The Liberal Party, trailing third place in public opinion polls, says it’s confident it will have the money to spend the national campaign expense maximum of $54.5-million for the Oct. 19 federal election.
And Ned Franks says although the long campaign might benefit the government if voters lose interest, nothing is guaranteed for the government.
The coalition of more than 175 women’s organizations behind ‘Up for Debate’ proposal is planning secondary political activities to push equality issues in the federal election campaign.
Prime Minister Stephen Harper is expected to trigger the federal election on Sunday, Aug. 1, but most believe it’s already started.
NDP raise $9.5-million, Liberals raise $15-million and Greens raise $3-million, according to the parties' annual financial transaction reports filed with Elections Canada and made public today.
The government managed to check off most of its promises from October 2013.
Former Conservative MP Bill Casey now running for Liberal nomination against incumbent Scott Armstrong in Cumberland-Colchester, N.S.
Conservative MP Peter Kent, a former journalist, says broadcast consortium doesn't have monopoly on televised federal election debates. 'We quibbled over format, we quibbled over set design, we quibbled over timing,' he says.
Bill Blair led in a public opinion poll in the riding of Scarborough Southwest with 42 per cent support, compared to incumbent NDP MP Dan Harris at 34 per cent, according to a Forum Research poll of 587 voters conducted April 26 and released yesterday.
'I believe the public would like to see them get together, before the election. That would ensure the defeat of the Harper government,' says former NDP MP Ian Waddell.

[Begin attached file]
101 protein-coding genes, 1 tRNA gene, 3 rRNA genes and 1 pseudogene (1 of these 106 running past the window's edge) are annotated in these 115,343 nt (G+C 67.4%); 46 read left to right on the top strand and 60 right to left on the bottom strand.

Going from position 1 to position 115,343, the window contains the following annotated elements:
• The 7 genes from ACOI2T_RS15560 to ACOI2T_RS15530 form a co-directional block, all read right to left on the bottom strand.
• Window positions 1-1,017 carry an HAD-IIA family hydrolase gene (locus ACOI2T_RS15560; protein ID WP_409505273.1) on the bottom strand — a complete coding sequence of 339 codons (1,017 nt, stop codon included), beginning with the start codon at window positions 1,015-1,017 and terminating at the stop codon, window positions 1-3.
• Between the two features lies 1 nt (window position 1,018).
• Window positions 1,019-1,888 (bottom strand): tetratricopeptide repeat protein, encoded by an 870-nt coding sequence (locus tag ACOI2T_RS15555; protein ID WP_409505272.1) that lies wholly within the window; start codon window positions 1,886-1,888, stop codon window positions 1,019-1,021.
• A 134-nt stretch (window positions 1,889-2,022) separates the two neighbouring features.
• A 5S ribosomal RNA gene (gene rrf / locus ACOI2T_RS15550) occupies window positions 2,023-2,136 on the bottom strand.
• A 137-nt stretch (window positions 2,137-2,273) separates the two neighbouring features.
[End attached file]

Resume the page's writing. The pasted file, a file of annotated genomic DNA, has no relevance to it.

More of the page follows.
One Liberal, who did not want to be quoted, told The Hill Times the vacant Liberal seats were signs of division over the anti-terrorism legislation.
'A lot of people who voted Conservative are going to be voting for the Liberals. Our tent is growing, and I think it’s a great sign,' says Toronto Liberal MP Chrystia Freeland about her new caucus colleague, former Conservative MP Eve Adams.
Pierre Poilievre steps into a senior ministerial portfolio, but he will have to work to gain the influence John Baird had as Ottawa’s regional political minister.
A rarely-used closure manoeuvre the government is using to kill Commons debate as early on a Conservative motion opposition MPs say would give Cabinet unconstitutional control over Parliament’s security forces has prompted Liberal MP Mauril Bélanger to skirt his party’s position in support of the government motion with a last-ditch amendment preserving the independence of Parliament.
Liberal MPs learned only 15 minutes prior to party leader Justin Trudeau’s Ottawa news conference Monday that he was set to announce former Conservative MP Eve Adams was joining his caucus and would seek nomination as a Liberal candidate for the 2015 election, The Hill Times has learned.
All but three of the 14 federal ridings in the west Toronto region where former Conservative MP Eve Adams was expected to run as a newly-minted Liberal have already nominated their candidates for the 2015 election.